Esports is one of the hottest topics in the gambling industry today and we’ve been noticing more and more time dedicated to esports at major gambling industry events. In fact, the interest from our industry is now strong enough to warrant dedicated esports and gambling conferences, such as the upcoming Esports & Casino Resorts in Las Vegas.
From October 25th to 26th the SLS Las Vegas will host Esports & Casino Resorts, a two-day conference dedicated to esports education for the commercial gambling industry. CalvinAyre.com spoke with Chris Grove, one of the main professionals behind the event, to learn more about what delegates can expect from attending.
Thank you for joining me today, Chris- its always a pleasure. Why did you decide to launch Esports & Casino Resorts? When did you identify the opportunity?
I go to my fair share of gambling industry conferences and over the last year or two I’ve noticed that Esports-related content has become a fixture. But the learning curve around the topic is so steep that many panels end up running out of time just getting through the introduction.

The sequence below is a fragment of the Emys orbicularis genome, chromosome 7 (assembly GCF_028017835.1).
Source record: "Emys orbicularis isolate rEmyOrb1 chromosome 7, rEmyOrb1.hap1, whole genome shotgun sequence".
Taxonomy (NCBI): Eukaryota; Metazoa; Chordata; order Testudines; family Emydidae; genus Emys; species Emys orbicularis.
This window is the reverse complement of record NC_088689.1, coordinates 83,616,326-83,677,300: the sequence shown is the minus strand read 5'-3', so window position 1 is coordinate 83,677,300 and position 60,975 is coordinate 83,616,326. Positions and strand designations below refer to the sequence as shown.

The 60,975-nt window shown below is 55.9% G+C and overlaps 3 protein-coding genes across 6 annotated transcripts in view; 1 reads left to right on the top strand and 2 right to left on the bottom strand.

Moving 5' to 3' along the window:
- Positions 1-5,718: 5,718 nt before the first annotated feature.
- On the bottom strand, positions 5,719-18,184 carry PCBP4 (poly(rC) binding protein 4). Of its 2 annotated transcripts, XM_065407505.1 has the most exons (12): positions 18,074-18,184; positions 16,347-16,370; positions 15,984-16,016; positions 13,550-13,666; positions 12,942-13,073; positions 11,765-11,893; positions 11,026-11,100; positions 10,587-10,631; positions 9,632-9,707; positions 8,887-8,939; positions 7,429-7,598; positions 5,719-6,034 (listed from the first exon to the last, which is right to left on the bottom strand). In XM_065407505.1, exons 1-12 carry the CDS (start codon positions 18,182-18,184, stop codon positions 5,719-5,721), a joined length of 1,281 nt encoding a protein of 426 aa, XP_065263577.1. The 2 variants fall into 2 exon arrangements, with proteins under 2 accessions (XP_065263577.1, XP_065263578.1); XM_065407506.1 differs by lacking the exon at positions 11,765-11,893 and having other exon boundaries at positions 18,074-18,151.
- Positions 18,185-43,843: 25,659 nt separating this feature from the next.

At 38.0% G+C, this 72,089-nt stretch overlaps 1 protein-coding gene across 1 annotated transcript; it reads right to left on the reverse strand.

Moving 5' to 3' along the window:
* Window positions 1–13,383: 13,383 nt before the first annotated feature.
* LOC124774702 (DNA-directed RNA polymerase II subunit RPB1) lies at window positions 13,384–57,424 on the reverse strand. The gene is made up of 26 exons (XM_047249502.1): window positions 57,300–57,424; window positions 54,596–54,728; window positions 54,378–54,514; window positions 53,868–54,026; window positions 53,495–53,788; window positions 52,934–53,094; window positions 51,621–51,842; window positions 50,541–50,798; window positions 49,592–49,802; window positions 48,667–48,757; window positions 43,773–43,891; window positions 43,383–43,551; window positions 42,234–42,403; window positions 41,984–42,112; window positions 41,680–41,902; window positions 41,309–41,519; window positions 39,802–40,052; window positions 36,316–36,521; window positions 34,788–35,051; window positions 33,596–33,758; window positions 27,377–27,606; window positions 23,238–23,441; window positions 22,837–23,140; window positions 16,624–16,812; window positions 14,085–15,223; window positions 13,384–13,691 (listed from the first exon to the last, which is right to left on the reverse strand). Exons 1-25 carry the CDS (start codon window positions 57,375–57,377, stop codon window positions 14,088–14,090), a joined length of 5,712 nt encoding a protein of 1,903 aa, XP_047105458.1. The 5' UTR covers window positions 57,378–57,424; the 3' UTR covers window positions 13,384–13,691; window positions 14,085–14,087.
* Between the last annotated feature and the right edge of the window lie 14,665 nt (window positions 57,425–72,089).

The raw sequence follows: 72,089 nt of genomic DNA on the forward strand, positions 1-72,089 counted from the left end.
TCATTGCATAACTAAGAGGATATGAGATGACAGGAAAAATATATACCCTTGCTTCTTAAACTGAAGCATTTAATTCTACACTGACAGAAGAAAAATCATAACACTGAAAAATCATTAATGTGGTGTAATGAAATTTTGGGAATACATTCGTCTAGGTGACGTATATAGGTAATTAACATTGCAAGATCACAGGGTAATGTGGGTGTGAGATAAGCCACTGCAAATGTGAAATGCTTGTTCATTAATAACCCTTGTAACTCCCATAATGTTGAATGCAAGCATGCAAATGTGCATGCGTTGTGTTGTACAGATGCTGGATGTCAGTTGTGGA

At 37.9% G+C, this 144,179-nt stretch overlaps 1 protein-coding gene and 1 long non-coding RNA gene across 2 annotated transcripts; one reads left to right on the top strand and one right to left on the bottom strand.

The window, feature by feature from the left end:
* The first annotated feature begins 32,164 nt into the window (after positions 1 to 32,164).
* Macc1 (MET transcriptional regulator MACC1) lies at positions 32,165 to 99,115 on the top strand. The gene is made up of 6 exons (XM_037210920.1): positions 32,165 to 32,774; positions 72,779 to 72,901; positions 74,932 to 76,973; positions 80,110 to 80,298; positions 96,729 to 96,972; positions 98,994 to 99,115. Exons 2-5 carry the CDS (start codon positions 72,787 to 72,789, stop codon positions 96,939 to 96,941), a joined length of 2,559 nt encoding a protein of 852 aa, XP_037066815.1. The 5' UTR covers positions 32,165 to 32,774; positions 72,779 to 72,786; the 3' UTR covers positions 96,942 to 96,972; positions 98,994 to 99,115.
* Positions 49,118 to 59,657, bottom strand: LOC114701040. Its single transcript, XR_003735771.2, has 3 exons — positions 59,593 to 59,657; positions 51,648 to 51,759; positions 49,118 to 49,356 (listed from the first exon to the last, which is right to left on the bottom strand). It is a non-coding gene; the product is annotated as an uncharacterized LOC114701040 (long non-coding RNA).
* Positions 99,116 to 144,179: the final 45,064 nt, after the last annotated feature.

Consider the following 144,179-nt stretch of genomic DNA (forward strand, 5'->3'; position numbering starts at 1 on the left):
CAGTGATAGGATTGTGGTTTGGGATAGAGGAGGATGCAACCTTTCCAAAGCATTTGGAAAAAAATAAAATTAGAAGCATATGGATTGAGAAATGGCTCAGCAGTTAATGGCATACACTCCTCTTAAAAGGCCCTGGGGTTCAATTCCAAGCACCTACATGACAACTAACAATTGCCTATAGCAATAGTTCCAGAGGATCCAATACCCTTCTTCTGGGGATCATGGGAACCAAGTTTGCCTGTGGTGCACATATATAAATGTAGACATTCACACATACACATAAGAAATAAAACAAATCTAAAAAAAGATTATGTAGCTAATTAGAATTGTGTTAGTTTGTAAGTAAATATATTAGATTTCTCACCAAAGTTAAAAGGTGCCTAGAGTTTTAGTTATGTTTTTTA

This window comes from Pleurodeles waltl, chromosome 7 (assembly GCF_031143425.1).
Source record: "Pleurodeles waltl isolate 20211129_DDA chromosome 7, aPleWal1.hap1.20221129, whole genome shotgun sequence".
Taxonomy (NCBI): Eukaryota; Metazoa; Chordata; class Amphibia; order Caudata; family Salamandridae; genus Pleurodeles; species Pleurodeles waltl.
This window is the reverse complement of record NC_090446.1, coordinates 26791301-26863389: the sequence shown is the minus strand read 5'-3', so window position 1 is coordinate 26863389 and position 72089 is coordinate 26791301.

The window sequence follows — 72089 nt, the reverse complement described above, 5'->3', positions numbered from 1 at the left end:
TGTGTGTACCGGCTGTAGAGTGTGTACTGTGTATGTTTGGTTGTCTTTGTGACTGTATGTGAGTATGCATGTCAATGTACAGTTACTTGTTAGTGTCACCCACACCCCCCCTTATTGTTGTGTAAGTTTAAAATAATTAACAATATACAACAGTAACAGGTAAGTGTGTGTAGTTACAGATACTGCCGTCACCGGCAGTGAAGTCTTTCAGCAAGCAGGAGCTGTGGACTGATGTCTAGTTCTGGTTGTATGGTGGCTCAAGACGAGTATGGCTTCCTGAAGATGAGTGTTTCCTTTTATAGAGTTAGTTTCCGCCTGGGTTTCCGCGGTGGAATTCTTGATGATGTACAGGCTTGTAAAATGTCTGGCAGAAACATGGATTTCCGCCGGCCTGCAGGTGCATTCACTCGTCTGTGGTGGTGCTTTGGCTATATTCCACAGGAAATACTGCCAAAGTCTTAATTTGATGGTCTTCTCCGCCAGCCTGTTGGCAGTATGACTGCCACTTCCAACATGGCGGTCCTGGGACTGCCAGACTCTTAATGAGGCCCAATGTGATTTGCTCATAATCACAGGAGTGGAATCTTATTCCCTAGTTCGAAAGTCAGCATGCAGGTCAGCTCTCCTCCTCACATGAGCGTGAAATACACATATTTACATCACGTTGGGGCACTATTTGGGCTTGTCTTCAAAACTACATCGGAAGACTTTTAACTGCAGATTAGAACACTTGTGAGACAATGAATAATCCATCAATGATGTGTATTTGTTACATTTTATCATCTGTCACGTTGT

I thought a standalone conference focused exclusively on a deep dive into the immediate Esports opportunity for the commercial gambling industry would be a good antidote to that trend. That was the foundation for Esports & Casino Resorts.
Naruscope is the name behind Esports & Casino Resorts, what is it and who are the brains behind it?
Naruscope is a conference series with a specific, pragmatic focus on emerging trends and technologies related to the gambling industry.
Esports & Casino Resorts is the first installment in that series. The conference is co-produced by Narus Advisors and Roger Gros of Global Gaming Business. Roger’s extensive background in event production – including some of the largest conferences in our industry – has been invaluable as we’ve gone through the process of crafting and executing this event.
Yes, I can imagine- Roger Gros is an incredibly well respected personality in the gambling industry and for good reason. How will Esports & Casino Resorts different from other eSports events we’ve heard about (or attended) such as the Bullet Business Betting on Esports event and the Esports Conference in Los Angeles?